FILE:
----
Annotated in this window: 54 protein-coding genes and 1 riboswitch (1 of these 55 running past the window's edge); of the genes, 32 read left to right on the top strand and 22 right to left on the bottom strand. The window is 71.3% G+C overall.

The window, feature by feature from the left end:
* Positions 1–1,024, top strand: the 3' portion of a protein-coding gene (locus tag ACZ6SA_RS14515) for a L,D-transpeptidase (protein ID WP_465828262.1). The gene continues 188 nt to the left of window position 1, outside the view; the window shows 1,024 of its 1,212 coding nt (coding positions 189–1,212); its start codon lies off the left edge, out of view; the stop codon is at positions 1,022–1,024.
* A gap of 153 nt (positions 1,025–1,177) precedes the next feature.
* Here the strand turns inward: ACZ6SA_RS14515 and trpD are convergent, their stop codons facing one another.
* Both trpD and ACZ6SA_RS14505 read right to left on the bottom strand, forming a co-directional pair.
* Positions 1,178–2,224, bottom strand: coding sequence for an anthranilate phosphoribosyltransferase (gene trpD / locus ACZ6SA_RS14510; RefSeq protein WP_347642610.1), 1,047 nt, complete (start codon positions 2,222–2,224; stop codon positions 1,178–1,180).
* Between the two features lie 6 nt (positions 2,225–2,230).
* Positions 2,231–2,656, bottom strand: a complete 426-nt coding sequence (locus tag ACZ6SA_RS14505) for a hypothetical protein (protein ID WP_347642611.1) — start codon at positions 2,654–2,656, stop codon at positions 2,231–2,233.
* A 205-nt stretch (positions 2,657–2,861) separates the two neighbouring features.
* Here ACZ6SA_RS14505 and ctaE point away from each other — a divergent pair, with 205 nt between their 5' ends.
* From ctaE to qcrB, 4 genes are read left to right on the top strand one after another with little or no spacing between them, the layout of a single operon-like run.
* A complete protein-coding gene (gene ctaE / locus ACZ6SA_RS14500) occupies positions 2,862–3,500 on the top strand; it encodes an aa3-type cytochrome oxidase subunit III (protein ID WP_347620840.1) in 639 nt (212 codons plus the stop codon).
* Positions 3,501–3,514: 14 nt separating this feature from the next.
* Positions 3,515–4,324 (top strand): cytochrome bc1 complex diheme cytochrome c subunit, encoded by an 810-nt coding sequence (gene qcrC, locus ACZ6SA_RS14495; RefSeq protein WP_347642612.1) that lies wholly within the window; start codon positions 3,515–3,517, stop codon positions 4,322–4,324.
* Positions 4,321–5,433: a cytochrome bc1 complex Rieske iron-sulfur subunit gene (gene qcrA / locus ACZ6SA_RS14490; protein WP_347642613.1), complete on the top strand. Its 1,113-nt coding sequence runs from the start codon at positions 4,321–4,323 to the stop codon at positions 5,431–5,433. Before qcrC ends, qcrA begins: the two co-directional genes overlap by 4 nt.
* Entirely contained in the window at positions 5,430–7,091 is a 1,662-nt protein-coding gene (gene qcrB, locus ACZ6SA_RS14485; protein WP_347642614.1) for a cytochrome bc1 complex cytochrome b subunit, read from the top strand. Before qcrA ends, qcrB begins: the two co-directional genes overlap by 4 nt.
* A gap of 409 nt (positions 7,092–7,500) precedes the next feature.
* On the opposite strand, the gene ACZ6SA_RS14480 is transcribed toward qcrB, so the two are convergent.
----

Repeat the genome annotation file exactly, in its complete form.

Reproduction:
Annotated in this window: 54 protein-coding genes and 1 riboswitch (1 of these 55 running past the window's edge); of the genes, 32 read left to right on the top strand and 22 right to left on the bottom strand. The window is 71.3% G+C overall.

The window, feature by feature from the left end:
* Positions 1–1,024, top strand: the 3' portion of a protein-coding gene (locus tag ACZ6SA_RS14515) for a L,D-transpeptidase (protein ID WP_465828262.1). The gene continues 188 nt to the left of window position 1, outside the view; the window shows 1,024 of its 1,212 coding nt (coding positions 189–1,212); its start codon lies off the left edge, out of view; the stop codon is at positions 1,022–1,024.
* A gap of 153 nt (positions 1,025–1,177) precedes the next feature.
* Here the strand turns inward: ACZ6SA_RS14515 and trpD are convergent, their stop codons facing one another.
* Both trpD and ACZ6SA_RS14505 read right to left on the bottom strand, forming a co-directional pair.
* Positions 1,178–2,224, bottom strand: coding sequence for an anthranilate phosphoribosyltransferase (gene trpD / locus ACZ6SA_RS14510; RefSeq protein WP_347642610.1), 1,047 nt, complete (start codon positions 2,222–2,224; stop codon positions 1,178–1,180).
* Between the two features lie 6 nt (positions 2,225–2,230).
* Positions 2,231–2,656, bottom strand: a complete 426-nt coding sequence (locus tag ACZ6SA_RS14505) for a hypothetical protein (protein ID WP_347642611.1) — start codon at positions 2,654–2,656, stop codon at positions 2,231–2,233.
* A 205-nt stretch (positions 2,657–2,861) separates the two neighbouring features.
* Here ACZ6SA_RS14505 and ctaE point away from each other — a divergent pair, with 205 nt between their 5' ends.
* From ctaE to qcrB, 4 genes are read left to right on the top strand one after another with little or no spacing between them, the layout of a single operon-like run.
* A complete protein-coding gene (gene ctaE / locus ACZ6SA_RS14500) occupies positions 2,862–3,500 on the top strand; it encodes an aa3-type cytochrome oxidase subunit III (protein ID WP_347620840.1) in 639 nt (212 codons plus the stop codon).
* Positions 3,501–3,514: 14 nt separating this feature from the next.
* Positions 3,515–4,324 (top strand): cytochrome bc1 complex diheme cytochrome c subunit, encoded by an 810-nt coding sequence (gene qcrC, locus ACZ6SA_RS14495; RefSeq protein WP_347642612.1) that lies wholly within the window; start codon positions 3,515–3,517, stop codon positions 4,322–4,324.
* Positions 4,321–5,433: a cytochrome bc1 complex Rieske iron-sulfur subunit gene (gene qcrA / locus ACZ6SA_RS14490; protein WP_347642613.1), complete on the top strand. Its 1,113-nt coding sequence runs from the start codon at positions 4,321–4,323 to the stop codon at positions 5,431–5,433. Before qcrC ends, qcrA begins: the two co-directional genes overlap by 4 nt.
* Entirely contained in the window at positions 5,430–7,091 is a 1,662-nt protein-coding gene (gene qcrB, locus ACZ6SA_RS14485; protein WP_347642614.1) for a cytochrome bc1 complex cytochrome b subunit, read from the top strand. Before qcrA ends, qcrB begins: the two co-directional genes overlap by 4 nt.
* A gap of 409 nt (positions 7,092–7,500) precedes the next feature.
* On the opposite strand, the gene ACZ6SA_RS14480 is transcribed toward qcrB, so the two are convergent.